As promised, this post will be about one of my Great Design Changes, making me think back again to the Great Vowel Change once discussed years ago in my History of English Language course. It always sort of made me snicker when the professor spoke so excitedly about something not many students found significant at all. So, if you snicker as you read about this influence that I found very significant, I will understand. Snicker away! My professor would probably think it pay-back.
Just to refresh your memories, below are a few images of a style I once loved earlier - taken from my early posts. The first image is of bedrooms from Andrew and Betsy Wyeth's restored mill in Brandywine, PA. (I can't figure out how to tag my posts, so I just "captioned" their dates for your reference.)
|Wyeth Influence, Feb. 2012 post|
The next from am interior of another PA home - this time combining antiques with rooms so spare that walls have no foot molding. And all is in the frame of the original stone house in PA.
|Still in PA, March 6, 2012|
Bedroom from this same home. Looking at these images again, I still love this style especially in the winter.
Then in 1987, I discovered Hugh Newell Jacobsen and fell in love with his white, spare interiors in old Nantucket structures. He definitely triggered a change in my style.
|Nantucket: June 17, 2012|
Especially love it in the summer.
|Nantucket: June17, 2012|
But, a home in this 1996 issue of House and Garden really caught my attention and triggered another real change in my design style.
You see, this old, restored house in Connecticut has the antique-iness of the Pennsylvania homes, the spareness of Jacobsen, but is filled with very carefully chosen collections and antiques - all refined, all with things "taken away". It really spoke to me and fostered another grand purge in my own home - my husband called it purging, I called it refining.
I love the Liaigre daybeds in the living room below, but I really have never understood their function. When entertaining, do guests perch on the day beds, or lay on them? Either way seems awkward, but they sure look great. (Am I being too much of a decor Philistine here?)
The fabric in the whole house was very carefully chosen and is so very beautiful.
Every object is also carefully chosen. "Even refrigerator shelves are impeccable, with bottles, cheeses and chocolates all in the same neutral palette. And in the kitchen cabinets, plastic freezer bags are taken out of their original boxes, and rolled up neatly in white baskets." I so admire this dedication to refinement and am still working on mine. Sadly, my refrigerator does not contain a neutral palette yet.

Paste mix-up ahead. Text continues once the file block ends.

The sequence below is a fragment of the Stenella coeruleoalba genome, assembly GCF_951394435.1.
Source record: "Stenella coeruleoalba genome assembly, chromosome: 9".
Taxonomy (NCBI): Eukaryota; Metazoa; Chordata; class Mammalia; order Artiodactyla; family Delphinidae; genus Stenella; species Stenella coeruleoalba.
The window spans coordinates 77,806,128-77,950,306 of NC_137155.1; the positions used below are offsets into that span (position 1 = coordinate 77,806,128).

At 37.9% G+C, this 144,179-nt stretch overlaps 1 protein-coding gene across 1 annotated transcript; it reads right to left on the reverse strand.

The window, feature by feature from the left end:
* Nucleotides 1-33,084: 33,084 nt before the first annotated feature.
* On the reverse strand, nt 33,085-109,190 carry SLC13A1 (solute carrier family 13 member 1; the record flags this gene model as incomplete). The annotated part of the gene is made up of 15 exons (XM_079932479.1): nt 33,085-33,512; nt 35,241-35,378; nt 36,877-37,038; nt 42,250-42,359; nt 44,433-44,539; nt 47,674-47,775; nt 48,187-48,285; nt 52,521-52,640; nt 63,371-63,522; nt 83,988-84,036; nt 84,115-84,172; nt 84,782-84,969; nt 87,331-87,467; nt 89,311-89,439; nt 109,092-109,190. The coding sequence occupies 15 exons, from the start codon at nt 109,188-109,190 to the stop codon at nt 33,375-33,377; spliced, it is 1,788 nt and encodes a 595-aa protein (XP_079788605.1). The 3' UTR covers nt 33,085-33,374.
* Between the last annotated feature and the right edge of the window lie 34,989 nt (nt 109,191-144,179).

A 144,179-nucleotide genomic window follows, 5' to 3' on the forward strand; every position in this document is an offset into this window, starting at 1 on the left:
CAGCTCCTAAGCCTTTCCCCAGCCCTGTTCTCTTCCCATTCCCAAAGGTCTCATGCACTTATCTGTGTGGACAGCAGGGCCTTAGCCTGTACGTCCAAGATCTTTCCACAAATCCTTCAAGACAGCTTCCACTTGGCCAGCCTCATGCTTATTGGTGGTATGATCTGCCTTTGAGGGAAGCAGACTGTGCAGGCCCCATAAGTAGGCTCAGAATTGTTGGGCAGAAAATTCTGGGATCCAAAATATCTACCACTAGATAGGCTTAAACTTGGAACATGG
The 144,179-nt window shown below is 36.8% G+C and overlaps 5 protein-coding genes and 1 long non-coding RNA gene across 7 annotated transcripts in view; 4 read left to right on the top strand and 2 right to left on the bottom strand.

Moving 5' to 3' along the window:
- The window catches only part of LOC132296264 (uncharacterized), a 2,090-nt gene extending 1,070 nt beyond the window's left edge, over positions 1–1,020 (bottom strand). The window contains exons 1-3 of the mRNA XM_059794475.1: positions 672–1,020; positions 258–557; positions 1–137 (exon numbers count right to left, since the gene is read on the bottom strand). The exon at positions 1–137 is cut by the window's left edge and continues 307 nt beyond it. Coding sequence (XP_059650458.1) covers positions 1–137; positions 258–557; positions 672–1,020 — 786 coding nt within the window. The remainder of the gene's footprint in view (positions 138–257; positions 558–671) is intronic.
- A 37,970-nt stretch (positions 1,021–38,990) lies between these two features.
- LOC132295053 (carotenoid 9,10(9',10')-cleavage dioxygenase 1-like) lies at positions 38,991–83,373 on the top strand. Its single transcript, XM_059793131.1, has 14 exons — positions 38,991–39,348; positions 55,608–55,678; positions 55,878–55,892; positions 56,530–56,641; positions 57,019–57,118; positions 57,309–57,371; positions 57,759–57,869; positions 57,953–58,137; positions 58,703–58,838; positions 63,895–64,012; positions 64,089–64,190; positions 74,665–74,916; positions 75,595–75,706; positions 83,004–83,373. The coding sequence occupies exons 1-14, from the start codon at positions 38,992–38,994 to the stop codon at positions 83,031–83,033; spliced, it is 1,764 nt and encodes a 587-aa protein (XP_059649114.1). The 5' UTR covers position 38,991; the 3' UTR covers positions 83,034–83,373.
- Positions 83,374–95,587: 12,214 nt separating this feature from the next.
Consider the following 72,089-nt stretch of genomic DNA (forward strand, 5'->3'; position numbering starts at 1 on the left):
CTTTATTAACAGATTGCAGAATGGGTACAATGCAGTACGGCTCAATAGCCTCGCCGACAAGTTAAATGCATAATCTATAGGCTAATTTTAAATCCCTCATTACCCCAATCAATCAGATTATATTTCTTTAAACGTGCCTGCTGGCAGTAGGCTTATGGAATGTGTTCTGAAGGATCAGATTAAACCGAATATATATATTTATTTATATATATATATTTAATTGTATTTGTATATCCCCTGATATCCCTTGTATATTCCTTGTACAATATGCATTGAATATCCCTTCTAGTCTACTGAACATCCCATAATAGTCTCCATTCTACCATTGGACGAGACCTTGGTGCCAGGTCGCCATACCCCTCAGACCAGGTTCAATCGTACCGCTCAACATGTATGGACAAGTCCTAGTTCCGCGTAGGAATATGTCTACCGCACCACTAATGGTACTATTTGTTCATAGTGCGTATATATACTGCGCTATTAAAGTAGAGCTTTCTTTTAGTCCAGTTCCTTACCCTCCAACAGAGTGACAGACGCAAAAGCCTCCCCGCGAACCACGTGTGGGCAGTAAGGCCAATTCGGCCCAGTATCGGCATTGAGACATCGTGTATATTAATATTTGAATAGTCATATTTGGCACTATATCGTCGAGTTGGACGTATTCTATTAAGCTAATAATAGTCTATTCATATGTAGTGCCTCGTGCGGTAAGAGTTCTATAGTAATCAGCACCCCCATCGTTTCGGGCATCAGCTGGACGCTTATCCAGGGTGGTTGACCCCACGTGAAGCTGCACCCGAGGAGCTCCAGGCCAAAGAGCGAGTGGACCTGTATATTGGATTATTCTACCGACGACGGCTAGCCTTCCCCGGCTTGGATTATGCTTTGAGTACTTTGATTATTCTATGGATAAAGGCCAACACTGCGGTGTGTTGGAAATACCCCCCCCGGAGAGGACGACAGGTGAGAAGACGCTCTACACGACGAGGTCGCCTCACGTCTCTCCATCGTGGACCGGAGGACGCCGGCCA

The antique table paired with Christian Liaigre chairs reminds me a bit of the Nantucket dining room from above. This image triggered my interest in Liaigre - more about this designer in a future post.
And it does within all the white.
Note below that the sponge, slippers and cologne are all the same tone. The vessels on the vanity are the same tone as the bowl on the floor. The soapstone vanity matches the counters in the kitchen. Such attention to detail is so cool!
Owners removed all of foundation plantings to reveal the purity of the house's exterior.
The home was covered the next year in Marie Claire. Since I do not speak French, I was glad to know the details from House and Garden.
I looked up most of what the text reads. "A Tribute to Refinement. In this antique Connecticut farmhouse, great attention is given to objects by two American women resulting in quiet perfection and comfort through their hard work." Something like that. By the by, the owners and refiners of this home are Barbara Dente and Donna Cristina.
Same dining room image but with a glimpse of their china and even more crystal candle holders.
Better views of the kitchen which of course if love. They have a Viking stove, I have a Viking. Made me feel like a kindred spirit with these women in a tiny way.
Another great view of the daybeds. For years, I have been trying to figure out the rods in the windows. Do you suppose they are a refined lock for the windows instead of brass latches?
The juxtaposition of the old mantel and the white walls, the crystal and the carefully chosen rocks, the antique chair with contemporary Liaigre lounge - they all speak to me.
So there you have it - a home that was a real wake-up call to my decorating sensibilities and still is. Could I change my own home to match this beauty? Perhaps, if I won the lottery. Till that time and the era of my five houses, I will continue to use this home's inspiration to refine the one home that I love - mine.
Till next time, stay warm-